This Is How 3D Glasses Really Work

More and more, 3D glasses are becoming a common part of the 21st-century media landscape. 3D technology may not be the dominant player when it comes to TV and film but it's common enough that you could buy a 3D television today at the box store of your choice or watch a major motion picture release in 3D at a local cinema.

TV and film are very different mediums when it comes to production values, the types of stories told, and the technology used, but no matter how you consume your 3D entertainment, the principles behind it are the same. Whether you're watching on the small screen or the silver screen, you're going to be wearing glasses because, in order to trick the brain into interpreting a flat image as a 3D object, you have to show a different image to each eye. The lenses of 3D glasses work hand-in-hand with the TV or projector to make sure each eye gets the proper image to give the appearance of depth.

How does depth perception work?

We use a number of cues to figure out how far away an object is. The most basic are categorized as monocular cues because they don't rely on both eyes to make an estimation of relative distance between objects. These kinds of cues are captured by the single lenses of typical cameras and are translated perfectly to the screen. Examples of monocular cues are parallax (where objects that are further away appear to move slower than objects that are nearer) and occlusion (where objects that are closer can block our view of objects that are further away), according to All About Vision.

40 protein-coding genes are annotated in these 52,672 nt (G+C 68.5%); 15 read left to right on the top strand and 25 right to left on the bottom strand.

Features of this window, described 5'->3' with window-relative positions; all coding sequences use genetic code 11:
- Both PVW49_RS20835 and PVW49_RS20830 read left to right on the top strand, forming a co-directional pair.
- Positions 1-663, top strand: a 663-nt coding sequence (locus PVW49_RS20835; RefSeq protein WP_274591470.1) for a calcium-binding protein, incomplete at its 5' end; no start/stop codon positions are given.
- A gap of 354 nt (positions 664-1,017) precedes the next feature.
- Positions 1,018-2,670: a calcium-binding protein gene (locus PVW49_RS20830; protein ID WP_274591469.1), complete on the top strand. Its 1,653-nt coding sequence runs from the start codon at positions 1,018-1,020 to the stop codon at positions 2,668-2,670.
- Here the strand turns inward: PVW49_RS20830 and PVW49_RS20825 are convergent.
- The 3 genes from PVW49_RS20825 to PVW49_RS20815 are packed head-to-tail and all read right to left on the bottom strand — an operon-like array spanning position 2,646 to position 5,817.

Some cues can't be recreated with cameras and glasses. These cues happen when we use the muscles that control our eyes: oculomotor cues. When our eyes look at a faraway object, they tend to turn inwards, a signal our brain uses to let us know it's far away. Likewise, when we contract muscles to focus on an object, it's another cue to our brain that it's closer or further away.

The depth cue that 3D glasses rely on to simulate depth is a binocular cue and it's called disparity. The fact that our eyes are a few inches apart means that each one perceives a slightly different image. Our brains use the differences between those two images to produce an estimation of 3D space.

The birth of 3D film

Perhaps the oldest form of 3D glasses are those with red and blue lenses. This technique of simulating 3D imagery is called anaglyph 3D. With this technique, filmmakers would film with two cameras, each with a red or blue filter, and set eye width apart. Cinemas would likewise project with two projectors producing a blurry mess on the screen that only resolves when wearing the red and blue glasses (via Science ABC).

Anaglyphs got their start in the 19th century as simple drawn images but by the end of the century, the first motion pictures had been made. In 1922, the first anaglyphic commercial movie was released marking the high point of anaglyphic motion pictures (via The Creative Hagja). Its initial popularity soon faded but movies are still being released in anaglyph 3D — we're looking at you "The Adventures of Shark Boy and Lava Girl" (via Little White Lies).

Maybe the most surprising place where anaglyph images survive is in the sciences. NASA and the USGS regularly release images of the Earth, Moon, and Mars in 3D.

Polarizing glasses